Friday, June 4, 2010


28-30 May 2010


We’ve accepted the inevitable and have settled down to enjoy our stay and make the best of the situation. I just wish the weather was different. I don’t mind the temperature being in the 30s – lovely. It is the humidity that is unbearable. It must be in the high 90s. Our clothes are constantly drenched with sweat and clinging to our skin.

We’ve relaxed at the caravan park. Doing the washing is quite a feat here. You need to cue to get a washing machine and then there is the challenge of drying your clothes. There is no breeze and there is so much moisture in the air that nothing dries. As the day progresses the humidity increases and then there is a down pour. So you need to get the washing off the line before the rain hits. Well I got the washing off the line one day in time before the rain and hung some in the car and draped the rest over chairs and table in our eating/relaxation tent. We left the caravan park to go on a tour and when we came back everything in the tent was dripping wet. So we had to get the water out and try to dry it again.

I am told there are cane toads around but I have not seen them. But these quite little ones hang around each night.

We went on an interesting tour - The Spectacular Jumping Crocodile cruise. We were picked up from the caravan park and were driven in a mini bus out to Adelaide River. On the way the bus broke down so they organised a taxi mini bus to take us the rest of the way. Due to the delays we had a very short time at the Window on the Wetlands Visitor Centre. It did give us a good overview of the the wetlands.

Then we went onto the cruise on the Adelaide River. We had seen salt water crocodiles on the Lower Ord River. There they had been basically sitting on the bank of the river. Here though they were everywhere in the water.

You think that there is nothing in the water and then a croc appears swimming towards the boat.

Close up some had very distinct individual features. Some were throught to be about 100 years old.

One had lost part of it jaw and you could see its front teeth – very menacing look.

And did they jump!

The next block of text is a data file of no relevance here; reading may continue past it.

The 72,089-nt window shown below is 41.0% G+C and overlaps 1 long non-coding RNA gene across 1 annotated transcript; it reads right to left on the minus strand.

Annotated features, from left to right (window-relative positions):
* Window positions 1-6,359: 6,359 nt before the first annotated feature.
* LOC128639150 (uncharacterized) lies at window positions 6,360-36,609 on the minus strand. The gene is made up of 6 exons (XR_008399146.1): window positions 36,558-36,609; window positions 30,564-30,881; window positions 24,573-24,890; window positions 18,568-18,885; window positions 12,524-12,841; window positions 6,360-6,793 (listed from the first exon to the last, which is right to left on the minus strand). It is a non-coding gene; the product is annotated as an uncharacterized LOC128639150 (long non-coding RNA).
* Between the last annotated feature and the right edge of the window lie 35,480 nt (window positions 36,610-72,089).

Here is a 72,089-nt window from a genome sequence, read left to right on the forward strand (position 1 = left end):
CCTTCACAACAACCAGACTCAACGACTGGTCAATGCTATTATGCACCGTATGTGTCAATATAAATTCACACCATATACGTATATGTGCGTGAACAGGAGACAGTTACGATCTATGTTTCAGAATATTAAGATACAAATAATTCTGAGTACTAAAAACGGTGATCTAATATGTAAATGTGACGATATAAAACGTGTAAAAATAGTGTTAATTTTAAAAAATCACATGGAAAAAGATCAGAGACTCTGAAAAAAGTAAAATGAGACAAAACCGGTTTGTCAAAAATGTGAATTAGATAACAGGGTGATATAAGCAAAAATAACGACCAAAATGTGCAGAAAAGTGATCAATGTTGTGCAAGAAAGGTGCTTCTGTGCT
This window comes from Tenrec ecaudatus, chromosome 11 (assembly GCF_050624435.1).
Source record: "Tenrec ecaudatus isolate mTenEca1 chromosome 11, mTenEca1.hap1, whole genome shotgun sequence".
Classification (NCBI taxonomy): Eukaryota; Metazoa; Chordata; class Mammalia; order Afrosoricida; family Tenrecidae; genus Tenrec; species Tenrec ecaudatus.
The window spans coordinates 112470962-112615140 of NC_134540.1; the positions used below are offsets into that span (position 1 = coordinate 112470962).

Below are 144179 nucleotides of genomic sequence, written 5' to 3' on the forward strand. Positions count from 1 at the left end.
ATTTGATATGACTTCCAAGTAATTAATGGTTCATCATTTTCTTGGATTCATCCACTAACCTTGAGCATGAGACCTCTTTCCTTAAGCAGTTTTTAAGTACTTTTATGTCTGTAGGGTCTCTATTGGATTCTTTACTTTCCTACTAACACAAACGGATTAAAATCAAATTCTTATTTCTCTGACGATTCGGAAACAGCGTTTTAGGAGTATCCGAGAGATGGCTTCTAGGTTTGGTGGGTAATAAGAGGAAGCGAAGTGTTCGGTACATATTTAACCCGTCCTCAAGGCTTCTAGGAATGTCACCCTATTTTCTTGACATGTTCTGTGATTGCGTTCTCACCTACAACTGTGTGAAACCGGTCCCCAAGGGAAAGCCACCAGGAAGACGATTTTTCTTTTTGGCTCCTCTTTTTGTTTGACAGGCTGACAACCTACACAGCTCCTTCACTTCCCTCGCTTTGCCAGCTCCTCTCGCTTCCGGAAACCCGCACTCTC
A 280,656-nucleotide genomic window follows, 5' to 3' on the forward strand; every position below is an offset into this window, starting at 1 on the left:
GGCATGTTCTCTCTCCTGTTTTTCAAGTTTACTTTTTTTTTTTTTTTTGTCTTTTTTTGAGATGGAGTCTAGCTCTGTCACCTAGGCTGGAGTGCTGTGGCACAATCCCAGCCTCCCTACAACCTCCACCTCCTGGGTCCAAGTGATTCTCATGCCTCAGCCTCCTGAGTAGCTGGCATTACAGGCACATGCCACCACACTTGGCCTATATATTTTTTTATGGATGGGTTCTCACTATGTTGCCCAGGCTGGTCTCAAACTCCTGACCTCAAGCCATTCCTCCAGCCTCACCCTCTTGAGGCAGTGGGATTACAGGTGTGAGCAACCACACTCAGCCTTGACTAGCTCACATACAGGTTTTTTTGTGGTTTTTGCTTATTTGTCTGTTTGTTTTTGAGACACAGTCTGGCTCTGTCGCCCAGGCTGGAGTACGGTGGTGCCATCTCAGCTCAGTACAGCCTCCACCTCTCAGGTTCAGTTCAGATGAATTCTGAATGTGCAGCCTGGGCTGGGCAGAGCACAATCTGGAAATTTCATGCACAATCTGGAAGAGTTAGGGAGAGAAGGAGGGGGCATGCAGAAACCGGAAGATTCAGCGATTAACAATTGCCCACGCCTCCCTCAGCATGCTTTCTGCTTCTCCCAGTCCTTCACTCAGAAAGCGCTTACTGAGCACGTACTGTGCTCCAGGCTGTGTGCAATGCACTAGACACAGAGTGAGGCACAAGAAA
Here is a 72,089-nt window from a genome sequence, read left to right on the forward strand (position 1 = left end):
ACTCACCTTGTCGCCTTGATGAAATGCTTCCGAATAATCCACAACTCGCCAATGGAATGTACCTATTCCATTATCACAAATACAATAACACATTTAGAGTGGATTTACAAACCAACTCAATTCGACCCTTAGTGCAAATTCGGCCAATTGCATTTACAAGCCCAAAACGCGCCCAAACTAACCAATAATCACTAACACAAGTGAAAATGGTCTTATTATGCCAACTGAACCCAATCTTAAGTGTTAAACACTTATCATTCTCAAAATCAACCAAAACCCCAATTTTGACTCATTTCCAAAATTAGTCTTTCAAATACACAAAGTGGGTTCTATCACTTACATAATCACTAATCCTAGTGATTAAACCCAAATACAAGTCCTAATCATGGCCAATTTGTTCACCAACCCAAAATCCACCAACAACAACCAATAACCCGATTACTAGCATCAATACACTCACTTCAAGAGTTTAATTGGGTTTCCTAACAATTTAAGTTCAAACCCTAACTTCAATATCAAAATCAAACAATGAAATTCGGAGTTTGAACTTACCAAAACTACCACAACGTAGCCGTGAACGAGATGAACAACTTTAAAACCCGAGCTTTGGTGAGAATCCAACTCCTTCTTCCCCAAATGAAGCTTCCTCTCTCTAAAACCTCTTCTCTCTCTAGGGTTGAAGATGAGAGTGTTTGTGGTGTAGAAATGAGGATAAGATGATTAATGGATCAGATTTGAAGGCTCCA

This one jumped way above the open window that I was at.

I would not feel safe in a tinnie in these waters.

As we cruised on the river birds soared above.

Cruising along this beautiful river who would think that such dangerous creatures to man are in abundance swimming around here.

Another day we spent just catching up on chores, going to Bunnings to get a sheet of sunshade to be used as a large mat outside and a replacement fly screen for one of the windows. You use the shade cloth doubled over and all the muck falls between the openings and you have a lovely comfortable surface to walk on under the annex.

Sunday saw us going to the beautiful St Mary’s Star of the Sea Cathedral. It was nice and cool inside with lovely stained glass windows.

We dropped in on the information centre to get information on public bus services. The service again was appalling as we waited for 85 minutes to be served. They only had two people on. Being a weekend and tourist season this was appalling. Many people gave up waiting and just left. The only compensation is that Darwin is so lovely. There is lots of public art works throughout the city.

The walkway from the Waterfront towards the city is interesting.

Along the way there was the ruin of the Town Hall. Whilst it survived the bombing of Darwin, Cyclone Tracey wiped it out.

We went to Survivors Lookout.

The Watefront from here I think is imposing rather than impressive . To the left in front of the Convention Centre above is the wave pool. You look down on the waterfront and can then make your way down by lift.

We visited the World War 2 Oil Storage Tunnels nearby.  There was interesting story boards along the length of one tunnel.

We drove to Stokes Hill Wharf to join every other tourist it seems to feast on local barramundi and chips on. The setting was lovely and relaxing and the barra was delicious. The servings were huge.

After lunch we drove along the shoreline at low tide

on our way to East Point. Here we stopped to have a lok at the Military Museum. It is a very interesting museum covering the bombing of Darwin during World War 2.

I found that I knew so little before coming here about the events that unfolded up here in the north. There were 243 people killed and over 400 wounded during the bombing of this city. A long string of buoys was laid across the harbour to protect it from submarines.

We read stories of survival. In one case a pilot got back on ‚a wing and a prayer‘. He only had one wing left when he landed. Interesting artifacts from the period were on display. This mobile workshop captured by imagination.

In the evening we met up with the new owners of Oka 397 Phil and Lee. They very genereously invited us to spend the evening with them and even picked us up from our campsite. We had a most fabulous time, a delicious meal and I believe new friendsips have been forged.

1 comment:

Dee Soden said...

loved looking at your photos. Reminds me of our trip up to Darwin when our son was posted there a couple of years ago.
The crocs really impressed me. Scarey critters, eh?